Thanks for putting out all the great content!
Hey Tim, thank you! That’s awesome 😀
Marco is pretty good at helping people improve their posture, but to be totally honest, the posture research is really limited. Even the top experts don’t always know exactly what’s going on, or exactly what’s causing pain, or the best way to fix it. It seems that fixing posture comes down to some mix of:
1) Being aware of what posture you want to have, and learning how to get into those positions. We use drills for this.
2) Getting stronger in those positions.
For example, learning how to squat with a neutral spine and pelvis (the posture that you want), and then getting stronger at the squat (strengthening that new posture).
So for something like fixing anterior pelvic tilt (lordosis), we teach people how to squat with a more neutral hip position, with their ribs down, sinking deep. That might mean doing some planks, dead bugs, and maybe a 90/90 hip lift to teach you how to hold a neutral spine, and then doing goblet squats and front squats to strengthen that position. Over time, you posture will almost certainly improve. It does take time, though.
Front squats are also really good at fixing a rounded upper back (kyphosis). They strengthen the spinal erectors that hold our upper backs in a straighter position. Is that ALL that’s needed? Maybe! It depends. Some people have more severe kyphosis than others. And again, it can take some time, especially if you’re trying to undo a posture that you’ve had for many years.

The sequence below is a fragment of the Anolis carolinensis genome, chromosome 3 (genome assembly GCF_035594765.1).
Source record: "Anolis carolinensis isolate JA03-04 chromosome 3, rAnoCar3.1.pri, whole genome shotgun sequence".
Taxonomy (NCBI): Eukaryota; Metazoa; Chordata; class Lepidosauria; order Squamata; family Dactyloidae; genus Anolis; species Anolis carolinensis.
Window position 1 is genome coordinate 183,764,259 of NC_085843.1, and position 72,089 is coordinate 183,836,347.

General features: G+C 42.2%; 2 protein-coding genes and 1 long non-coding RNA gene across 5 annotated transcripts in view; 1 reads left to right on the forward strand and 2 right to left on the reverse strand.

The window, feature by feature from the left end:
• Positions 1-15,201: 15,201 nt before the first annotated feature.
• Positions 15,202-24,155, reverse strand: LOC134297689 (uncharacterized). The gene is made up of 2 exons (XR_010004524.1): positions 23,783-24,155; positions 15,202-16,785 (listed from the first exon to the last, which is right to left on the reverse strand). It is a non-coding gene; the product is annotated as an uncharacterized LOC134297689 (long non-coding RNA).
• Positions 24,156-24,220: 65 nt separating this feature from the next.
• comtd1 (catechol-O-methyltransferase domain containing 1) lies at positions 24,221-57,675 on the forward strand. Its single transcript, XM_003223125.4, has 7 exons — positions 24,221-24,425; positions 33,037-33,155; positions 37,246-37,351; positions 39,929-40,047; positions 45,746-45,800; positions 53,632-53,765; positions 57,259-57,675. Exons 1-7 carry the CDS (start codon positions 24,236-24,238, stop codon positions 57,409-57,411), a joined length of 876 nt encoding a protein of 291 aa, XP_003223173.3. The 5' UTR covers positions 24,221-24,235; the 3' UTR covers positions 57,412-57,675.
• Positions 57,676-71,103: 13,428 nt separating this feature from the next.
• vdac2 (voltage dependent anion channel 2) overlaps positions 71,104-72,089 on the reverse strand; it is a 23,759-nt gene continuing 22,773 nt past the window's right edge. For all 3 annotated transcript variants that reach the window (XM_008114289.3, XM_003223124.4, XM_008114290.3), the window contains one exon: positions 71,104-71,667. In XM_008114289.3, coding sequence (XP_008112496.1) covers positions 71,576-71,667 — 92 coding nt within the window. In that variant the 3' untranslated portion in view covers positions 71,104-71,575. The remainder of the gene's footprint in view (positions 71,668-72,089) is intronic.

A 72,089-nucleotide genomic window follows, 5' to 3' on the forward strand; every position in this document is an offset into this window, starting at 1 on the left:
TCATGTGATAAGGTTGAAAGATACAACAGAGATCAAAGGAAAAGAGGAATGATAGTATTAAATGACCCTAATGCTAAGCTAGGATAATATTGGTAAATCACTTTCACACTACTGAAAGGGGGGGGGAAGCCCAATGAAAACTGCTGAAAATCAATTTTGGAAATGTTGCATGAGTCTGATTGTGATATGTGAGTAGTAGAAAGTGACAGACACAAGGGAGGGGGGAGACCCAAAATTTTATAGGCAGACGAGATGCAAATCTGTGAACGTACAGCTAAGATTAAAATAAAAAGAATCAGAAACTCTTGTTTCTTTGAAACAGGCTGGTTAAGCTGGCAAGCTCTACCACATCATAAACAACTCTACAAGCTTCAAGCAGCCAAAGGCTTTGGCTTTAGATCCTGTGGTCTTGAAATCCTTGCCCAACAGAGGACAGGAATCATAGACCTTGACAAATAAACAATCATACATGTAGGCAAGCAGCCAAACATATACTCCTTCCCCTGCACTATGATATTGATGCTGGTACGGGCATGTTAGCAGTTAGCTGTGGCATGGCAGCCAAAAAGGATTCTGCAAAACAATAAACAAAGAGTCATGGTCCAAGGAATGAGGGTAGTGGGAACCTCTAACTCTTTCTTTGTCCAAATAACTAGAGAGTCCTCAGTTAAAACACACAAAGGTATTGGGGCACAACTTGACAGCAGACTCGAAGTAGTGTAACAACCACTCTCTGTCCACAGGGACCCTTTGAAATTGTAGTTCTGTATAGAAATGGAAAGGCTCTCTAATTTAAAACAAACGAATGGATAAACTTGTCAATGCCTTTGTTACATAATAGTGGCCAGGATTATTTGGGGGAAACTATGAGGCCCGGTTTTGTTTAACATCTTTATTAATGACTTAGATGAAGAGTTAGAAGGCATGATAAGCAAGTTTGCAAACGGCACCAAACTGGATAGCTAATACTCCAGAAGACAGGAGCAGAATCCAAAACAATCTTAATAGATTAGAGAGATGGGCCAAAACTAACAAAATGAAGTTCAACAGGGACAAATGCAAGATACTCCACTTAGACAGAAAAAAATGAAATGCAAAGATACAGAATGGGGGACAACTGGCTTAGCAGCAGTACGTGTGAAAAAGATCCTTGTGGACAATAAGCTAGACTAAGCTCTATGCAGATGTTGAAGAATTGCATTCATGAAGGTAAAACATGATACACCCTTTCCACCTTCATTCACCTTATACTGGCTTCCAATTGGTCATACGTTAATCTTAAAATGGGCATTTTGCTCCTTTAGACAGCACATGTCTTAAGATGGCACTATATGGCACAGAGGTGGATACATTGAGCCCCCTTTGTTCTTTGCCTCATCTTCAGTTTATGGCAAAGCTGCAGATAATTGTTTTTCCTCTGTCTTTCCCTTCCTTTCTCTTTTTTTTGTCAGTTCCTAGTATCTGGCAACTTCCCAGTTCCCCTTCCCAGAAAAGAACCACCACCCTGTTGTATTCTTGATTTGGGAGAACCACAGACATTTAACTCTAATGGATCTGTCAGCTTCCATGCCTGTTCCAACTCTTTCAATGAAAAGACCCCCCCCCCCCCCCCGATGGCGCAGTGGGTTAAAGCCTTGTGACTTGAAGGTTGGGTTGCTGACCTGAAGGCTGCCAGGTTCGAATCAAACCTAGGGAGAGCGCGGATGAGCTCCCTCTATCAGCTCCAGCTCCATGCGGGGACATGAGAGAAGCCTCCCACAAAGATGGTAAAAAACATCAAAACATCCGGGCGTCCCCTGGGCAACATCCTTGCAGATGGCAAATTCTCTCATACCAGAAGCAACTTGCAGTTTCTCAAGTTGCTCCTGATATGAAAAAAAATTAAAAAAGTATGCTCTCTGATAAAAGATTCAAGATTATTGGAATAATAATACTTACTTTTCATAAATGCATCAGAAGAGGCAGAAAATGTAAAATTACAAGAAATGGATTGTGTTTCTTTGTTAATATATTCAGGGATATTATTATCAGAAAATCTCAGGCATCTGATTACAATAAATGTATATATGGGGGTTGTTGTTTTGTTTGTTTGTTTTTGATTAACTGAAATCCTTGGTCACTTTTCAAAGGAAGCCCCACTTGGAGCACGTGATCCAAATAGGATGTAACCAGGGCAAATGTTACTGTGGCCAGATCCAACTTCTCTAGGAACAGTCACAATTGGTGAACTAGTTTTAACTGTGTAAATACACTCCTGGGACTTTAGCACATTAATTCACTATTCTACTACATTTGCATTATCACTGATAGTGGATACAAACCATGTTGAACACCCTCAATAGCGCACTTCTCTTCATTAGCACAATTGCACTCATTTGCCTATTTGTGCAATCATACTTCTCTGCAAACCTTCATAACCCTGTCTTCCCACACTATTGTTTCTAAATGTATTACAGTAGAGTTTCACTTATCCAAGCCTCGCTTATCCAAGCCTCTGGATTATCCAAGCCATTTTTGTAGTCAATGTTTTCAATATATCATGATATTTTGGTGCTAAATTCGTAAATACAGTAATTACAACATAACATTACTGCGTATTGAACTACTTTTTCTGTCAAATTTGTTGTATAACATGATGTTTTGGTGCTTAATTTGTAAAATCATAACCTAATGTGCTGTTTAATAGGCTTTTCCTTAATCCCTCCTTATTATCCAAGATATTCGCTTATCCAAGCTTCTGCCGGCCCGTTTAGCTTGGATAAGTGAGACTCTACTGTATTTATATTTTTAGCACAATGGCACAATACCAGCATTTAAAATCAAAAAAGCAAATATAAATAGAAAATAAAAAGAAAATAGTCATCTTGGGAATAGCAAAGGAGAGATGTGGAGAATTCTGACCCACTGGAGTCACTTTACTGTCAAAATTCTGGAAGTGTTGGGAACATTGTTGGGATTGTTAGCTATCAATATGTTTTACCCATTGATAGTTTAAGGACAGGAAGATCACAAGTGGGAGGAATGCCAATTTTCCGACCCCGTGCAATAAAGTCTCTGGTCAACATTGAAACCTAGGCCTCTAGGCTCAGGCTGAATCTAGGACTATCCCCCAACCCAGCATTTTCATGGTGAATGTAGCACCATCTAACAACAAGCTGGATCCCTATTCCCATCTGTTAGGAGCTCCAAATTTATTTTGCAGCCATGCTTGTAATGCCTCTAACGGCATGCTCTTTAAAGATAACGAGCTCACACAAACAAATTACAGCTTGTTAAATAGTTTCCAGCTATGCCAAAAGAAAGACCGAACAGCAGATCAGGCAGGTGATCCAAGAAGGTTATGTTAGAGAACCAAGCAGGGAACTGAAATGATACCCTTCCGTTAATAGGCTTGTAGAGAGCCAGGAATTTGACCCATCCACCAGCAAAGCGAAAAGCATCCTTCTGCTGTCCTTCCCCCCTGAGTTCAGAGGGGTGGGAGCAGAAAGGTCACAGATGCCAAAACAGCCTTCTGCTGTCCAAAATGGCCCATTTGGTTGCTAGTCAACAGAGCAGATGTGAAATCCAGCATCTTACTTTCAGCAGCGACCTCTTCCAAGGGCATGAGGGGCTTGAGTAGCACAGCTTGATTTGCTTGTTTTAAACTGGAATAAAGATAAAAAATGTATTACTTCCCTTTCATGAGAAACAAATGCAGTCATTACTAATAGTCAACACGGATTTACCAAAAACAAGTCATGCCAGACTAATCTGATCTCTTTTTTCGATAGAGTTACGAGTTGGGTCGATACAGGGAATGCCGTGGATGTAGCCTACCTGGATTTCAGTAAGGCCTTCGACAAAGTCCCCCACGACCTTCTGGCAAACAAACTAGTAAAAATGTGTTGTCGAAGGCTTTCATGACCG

If you have two of our programs, do you have a membership in the community? Marco could work with you one-on-one there. If not, have you been getting the emails about Marco’s Zoom tutorials that he does on Saturdays? That’s another place where Marco could assess your situation and help you individually. Tomorrow the tutorial is on the overhead press, and posture will probably come up, but we’re also doing a tutorial on the squat after Christmas, and probably a full live tutorial specifically on posture 🙂
I’ve looked briefly at posture stuff but like you said, there just isn’t a lot of solid info out there. Every time I look I end up not really sure if anything works or if it’s actually worth fixing. That framework of learning good posture and then strengthening it makes things a lot clearer. So does all your other content when it comes to lifting, even after over a decade of working out and following the same guys you follow.
Just signed up for the membership – keep on producing the awesome content.
Thank you, Tim 🙂
I think with your posture, if it’s giving you noticeable problems, or if you don’t like how it looks, then being more aware of it and intentionally working on it makes sense. Otherwise, I think it works well to just focus on doing the lifts properly, letting your posture adapt along the way as you get stronger.
But back when I was all skinny and crooked, I did care about my posture, and I credit my postural improvements to improving my lifting technique and getting stronger at the deadlift and overhead press. It does seem to work pretty reliably.
Check out this video on posture.
I love Jeff Nippard’s content and I really enjoyed that video. I think he covered posture perfectly.
Wow, this is a fantastic and greatly appreciated article. I have mild Scheuermann’s disease and hyperlordosis, which has given me quite poor posture, lower back pains in general, and upper back pains when I try to use correct posture. Will implement these suggestions immediately.
I hope it helps, man. Good luck!